Still, fostering this small number of cats has a big impact, as most are adopted from Howarth Rd very rapidly. This quick adoption turnover means that through Evina’s fostering alone the charity helps literally hundreds of cats, taking many from the most unfortunate of circumstances and placing all in loving forever homes.

Through Evina’s fostering, the charity also helps local vets who’ve had cats dumped on their premises, neuters hundreds of stray cats in the area to help to keep their explosive numbers down, provides free advice to local cat owners on responsible ownership, helping many to arrange neutering for their own pets, and of course pairs hundreds of formerly unwanted cats with loving adoptive families. 

If Evina is forced to cease fostering however, this will all stop. The total number of cats that CatCuddles can help will be hugely diminished for an unknown period of time as the charity readjusts, and the charity’s presence in Greenwich may be reduced permanently; though we have an up-and-coming cat rehoming centre and vet clinic in Palmers Green, this centre will focus primarily on North London.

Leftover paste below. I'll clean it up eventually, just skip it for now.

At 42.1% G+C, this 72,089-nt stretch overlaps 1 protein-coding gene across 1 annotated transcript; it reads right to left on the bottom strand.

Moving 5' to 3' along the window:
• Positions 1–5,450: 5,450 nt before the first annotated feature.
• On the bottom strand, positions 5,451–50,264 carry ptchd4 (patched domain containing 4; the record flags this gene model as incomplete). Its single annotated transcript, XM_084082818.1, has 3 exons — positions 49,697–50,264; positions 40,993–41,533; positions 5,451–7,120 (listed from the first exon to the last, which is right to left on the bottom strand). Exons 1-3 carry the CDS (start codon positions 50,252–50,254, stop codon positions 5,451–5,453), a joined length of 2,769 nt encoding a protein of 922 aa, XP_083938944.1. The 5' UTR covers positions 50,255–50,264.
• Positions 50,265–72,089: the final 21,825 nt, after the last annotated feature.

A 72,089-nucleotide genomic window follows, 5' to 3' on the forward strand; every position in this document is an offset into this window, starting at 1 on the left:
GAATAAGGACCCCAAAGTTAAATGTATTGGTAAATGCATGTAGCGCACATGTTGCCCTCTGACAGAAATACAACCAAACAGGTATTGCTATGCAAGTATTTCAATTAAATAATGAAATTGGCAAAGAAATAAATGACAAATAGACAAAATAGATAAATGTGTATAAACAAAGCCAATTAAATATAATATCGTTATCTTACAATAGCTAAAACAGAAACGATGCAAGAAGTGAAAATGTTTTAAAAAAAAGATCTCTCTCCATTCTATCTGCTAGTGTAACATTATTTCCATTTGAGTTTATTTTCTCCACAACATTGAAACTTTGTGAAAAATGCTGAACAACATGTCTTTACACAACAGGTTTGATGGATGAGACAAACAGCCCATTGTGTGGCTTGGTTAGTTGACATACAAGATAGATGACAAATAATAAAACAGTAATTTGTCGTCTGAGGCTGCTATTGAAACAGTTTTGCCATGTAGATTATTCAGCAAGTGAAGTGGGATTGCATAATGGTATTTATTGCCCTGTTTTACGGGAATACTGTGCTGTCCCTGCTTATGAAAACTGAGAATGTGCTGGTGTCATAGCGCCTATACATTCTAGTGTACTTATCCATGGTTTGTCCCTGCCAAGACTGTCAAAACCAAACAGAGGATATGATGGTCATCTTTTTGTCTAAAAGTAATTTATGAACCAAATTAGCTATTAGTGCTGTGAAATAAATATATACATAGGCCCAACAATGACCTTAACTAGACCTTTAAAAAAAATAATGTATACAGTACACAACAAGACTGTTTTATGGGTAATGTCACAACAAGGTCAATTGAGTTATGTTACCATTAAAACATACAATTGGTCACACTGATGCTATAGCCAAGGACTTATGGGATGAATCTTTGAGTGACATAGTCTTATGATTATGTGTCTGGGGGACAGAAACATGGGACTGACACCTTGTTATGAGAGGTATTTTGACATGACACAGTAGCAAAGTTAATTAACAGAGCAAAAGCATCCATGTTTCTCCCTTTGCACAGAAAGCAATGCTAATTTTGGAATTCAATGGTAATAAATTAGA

And so with the CatCuddles volunteer team behind her, Evina will be appealing the council’s decision, a process that will cost upwards of £2500, a huge amount for a charity that receives no official funding aside from donations. On Evina's suggestion, the charity trustees have made the conscious decision not to utilise funds donated by the public for the cats to cover professional fees for the planning process and appeal. For this reason we are fundraising and would be happy to open a communication line with all donors willing to help us cover the planning bill, and we welcome all donations from the public. Even the smallest amount will take us a step closer to our daunting goal.

UPDATE - We have now far surpassed our fundraising goal and have sufficient funds for pursuing an appeal. Thank you to everyone who donated!

But we need your help in other ways, too.

Whether you are an adopter, a follower of the charity’s work or someone who has benefited from it in the past, we need you to contact Greenwich Council and the relevant MPs and councillors using the details below, and let them know that you support CatCuddles in appealing this decision.